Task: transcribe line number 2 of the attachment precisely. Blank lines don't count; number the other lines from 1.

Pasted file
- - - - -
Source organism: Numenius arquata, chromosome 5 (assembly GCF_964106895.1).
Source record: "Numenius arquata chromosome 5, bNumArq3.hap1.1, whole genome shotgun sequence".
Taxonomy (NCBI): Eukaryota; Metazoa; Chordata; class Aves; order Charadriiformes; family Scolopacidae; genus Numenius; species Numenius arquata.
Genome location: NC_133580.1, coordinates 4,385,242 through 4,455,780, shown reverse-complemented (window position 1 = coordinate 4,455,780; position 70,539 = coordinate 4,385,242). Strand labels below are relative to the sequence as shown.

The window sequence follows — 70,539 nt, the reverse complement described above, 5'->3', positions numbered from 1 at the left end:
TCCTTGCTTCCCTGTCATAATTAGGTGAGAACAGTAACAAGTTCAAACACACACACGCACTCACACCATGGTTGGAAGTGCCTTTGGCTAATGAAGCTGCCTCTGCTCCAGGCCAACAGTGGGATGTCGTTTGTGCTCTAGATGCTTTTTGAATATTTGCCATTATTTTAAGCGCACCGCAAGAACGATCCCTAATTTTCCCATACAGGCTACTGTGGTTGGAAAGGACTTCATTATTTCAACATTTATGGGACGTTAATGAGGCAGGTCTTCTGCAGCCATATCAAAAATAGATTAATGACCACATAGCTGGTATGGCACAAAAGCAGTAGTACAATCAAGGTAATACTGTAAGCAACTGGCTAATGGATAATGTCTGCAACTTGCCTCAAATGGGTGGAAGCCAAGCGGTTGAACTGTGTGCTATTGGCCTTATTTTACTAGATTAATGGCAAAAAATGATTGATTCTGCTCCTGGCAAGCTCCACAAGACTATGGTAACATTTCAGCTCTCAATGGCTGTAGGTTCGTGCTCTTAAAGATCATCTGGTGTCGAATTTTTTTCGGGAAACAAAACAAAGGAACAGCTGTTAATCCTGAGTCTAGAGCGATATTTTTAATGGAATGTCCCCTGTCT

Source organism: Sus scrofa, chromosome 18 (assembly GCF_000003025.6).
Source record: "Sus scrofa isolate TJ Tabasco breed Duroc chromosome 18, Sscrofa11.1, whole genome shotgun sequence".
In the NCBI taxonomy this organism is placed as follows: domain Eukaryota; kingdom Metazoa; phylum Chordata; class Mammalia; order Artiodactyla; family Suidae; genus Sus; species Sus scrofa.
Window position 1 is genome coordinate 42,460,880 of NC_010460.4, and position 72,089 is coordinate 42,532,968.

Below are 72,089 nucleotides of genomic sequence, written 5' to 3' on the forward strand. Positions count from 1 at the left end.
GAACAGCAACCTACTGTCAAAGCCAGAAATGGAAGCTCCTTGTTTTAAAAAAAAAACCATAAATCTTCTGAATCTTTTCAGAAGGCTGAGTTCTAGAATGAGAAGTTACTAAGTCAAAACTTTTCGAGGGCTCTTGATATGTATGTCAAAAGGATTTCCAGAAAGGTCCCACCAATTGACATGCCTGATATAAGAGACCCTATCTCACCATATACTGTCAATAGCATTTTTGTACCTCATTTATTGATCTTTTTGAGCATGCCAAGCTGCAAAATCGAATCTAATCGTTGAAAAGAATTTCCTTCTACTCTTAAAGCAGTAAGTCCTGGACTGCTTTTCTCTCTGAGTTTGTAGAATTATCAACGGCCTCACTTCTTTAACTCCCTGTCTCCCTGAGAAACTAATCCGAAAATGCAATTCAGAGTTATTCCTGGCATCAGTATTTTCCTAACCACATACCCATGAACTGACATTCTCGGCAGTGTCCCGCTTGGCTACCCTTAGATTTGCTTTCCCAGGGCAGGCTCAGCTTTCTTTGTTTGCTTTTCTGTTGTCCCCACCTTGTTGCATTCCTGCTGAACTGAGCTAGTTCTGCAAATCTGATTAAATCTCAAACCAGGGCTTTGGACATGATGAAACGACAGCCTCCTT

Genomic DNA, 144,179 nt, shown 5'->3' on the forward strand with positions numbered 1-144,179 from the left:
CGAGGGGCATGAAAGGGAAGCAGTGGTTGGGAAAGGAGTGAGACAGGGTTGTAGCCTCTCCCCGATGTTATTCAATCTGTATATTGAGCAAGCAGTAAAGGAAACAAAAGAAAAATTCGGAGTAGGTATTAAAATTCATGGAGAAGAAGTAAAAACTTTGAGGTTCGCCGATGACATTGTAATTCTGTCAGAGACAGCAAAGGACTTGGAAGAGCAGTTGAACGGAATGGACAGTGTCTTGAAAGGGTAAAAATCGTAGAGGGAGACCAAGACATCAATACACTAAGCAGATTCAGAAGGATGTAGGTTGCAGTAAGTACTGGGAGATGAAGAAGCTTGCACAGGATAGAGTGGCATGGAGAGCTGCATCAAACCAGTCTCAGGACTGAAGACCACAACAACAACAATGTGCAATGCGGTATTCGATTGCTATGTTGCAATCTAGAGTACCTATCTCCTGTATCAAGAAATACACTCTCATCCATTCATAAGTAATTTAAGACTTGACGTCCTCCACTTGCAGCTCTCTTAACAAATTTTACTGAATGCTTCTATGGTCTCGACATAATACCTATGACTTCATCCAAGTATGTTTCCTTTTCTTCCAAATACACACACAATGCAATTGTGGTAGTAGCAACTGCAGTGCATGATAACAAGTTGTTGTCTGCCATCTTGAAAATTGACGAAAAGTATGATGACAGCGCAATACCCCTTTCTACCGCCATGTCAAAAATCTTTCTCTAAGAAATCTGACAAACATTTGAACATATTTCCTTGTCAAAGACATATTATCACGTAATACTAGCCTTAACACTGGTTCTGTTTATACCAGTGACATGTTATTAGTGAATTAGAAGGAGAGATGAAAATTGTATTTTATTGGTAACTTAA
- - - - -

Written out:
Source record: "Numenius arquata chromosome 5, bNumArq3.hap1.1, whole genome shotgun sequence".